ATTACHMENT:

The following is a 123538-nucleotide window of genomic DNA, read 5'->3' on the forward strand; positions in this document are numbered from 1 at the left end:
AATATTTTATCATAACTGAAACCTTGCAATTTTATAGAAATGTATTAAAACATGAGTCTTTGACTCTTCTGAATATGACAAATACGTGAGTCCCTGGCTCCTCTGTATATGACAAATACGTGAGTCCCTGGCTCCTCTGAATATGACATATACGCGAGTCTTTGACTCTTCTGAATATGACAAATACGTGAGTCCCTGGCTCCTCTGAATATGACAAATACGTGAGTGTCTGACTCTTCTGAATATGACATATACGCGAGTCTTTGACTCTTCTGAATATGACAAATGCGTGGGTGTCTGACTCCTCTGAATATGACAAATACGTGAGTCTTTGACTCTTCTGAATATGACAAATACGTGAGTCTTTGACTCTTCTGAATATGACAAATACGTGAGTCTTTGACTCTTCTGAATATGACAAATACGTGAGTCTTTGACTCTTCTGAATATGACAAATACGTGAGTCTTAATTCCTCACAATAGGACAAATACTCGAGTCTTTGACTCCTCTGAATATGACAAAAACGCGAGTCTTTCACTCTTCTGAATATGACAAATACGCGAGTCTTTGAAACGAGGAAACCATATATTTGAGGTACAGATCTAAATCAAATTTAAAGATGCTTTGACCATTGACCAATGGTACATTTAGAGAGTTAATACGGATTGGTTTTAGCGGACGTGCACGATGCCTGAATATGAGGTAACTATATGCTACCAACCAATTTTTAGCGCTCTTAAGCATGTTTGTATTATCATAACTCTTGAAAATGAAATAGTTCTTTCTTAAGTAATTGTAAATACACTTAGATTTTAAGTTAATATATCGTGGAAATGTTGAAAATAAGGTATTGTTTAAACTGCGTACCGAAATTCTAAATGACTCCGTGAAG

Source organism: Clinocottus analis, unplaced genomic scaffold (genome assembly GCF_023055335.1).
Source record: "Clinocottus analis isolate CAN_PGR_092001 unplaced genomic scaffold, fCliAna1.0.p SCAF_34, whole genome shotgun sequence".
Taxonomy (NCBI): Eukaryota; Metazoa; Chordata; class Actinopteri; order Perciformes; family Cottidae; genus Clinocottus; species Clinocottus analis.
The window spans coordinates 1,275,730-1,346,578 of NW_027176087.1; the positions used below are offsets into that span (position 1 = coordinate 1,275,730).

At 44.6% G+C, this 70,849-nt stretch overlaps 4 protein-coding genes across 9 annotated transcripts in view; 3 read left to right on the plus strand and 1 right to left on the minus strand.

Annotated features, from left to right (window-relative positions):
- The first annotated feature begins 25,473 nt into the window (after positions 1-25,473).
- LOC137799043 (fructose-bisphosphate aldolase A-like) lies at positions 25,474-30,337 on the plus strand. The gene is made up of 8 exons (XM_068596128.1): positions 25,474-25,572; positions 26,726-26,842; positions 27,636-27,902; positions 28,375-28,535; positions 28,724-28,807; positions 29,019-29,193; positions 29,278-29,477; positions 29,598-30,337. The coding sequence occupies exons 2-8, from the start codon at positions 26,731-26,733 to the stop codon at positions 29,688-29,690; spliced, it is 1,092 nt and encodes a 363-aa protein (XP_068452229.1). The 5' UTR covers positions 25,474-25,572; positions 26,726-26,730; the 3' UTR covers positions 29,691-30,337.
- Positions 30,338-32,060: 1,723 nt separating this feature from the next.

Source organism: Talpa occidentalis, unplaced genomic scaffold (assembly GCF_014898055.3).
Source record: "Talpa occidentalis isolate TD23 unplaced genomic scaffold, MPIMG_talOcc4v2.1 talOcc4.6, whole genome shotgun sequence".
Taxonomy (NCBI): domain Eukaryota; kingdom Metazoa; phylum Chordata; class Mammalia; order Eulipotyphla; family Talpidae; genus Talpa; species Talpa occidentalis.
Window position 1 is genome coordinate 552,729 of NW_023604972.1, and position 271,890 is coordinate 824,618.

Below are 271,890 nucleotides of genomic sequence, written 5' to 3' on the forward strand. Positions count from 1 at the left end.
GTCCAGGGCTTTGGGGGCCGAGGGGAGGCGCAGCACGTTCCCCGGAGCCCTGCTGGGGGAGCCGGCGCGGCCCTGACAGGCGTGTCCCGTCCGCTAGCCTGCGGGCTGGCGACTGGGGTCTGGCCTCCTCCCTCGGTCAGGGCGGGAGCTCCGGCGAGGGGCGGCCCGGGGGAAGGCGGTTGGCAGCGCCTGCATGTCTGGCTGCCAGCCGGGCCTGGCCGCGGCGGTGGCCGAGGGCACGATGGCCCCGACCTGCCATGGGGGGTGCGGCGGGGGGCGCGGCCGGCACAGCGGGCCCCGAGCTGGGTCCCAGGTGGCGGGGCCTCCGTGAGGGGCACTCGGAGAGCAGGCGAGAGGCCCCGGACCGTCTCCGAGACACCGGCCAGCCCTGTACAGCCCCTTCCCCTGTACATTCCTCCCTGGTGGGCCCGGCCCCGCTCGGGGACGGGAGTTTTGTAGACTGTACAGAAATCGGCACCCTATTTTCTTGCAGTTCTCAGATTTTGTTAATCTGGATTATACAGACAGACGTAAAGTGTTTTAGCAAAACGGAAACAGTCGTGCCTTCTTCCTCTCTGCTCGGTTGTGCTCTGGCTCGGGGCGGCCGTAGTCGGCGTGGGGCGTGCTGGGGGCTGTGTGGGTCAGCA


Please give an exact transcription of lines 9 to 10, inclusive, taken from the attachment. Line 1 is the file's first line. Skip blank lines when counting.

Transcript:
- The first annotated feature begins 25,473 nt into the window (after positions 1-25,473).
- LOC137799043 (fructose-bisphosphate aldolase A-like) lies at positions 25,474-30,337 on the plus strand. The gene is made up of 8 exons (XM_068596128.1): positions 25,474-25,572; positions 26,726-26,842; positions 27,636-27,902; positions 28,375-28,535; positions 28,724-28,807; positions 29,019-29,193; positions 29,278-29,477; positions 29,598-30,337. The coding sequence occupies exons 2-8, from the start codon at positions 26,731-26,733 to the stop codon at positions 29,688-29,690; spliced, it is 1,092 nt and encodes a 363-aa protein (XP_068452229.1). The 5' UTR covers positions 25,474-25,572; positions 26,726-26,730; the 3' UTR covers positions 29,691-30,337.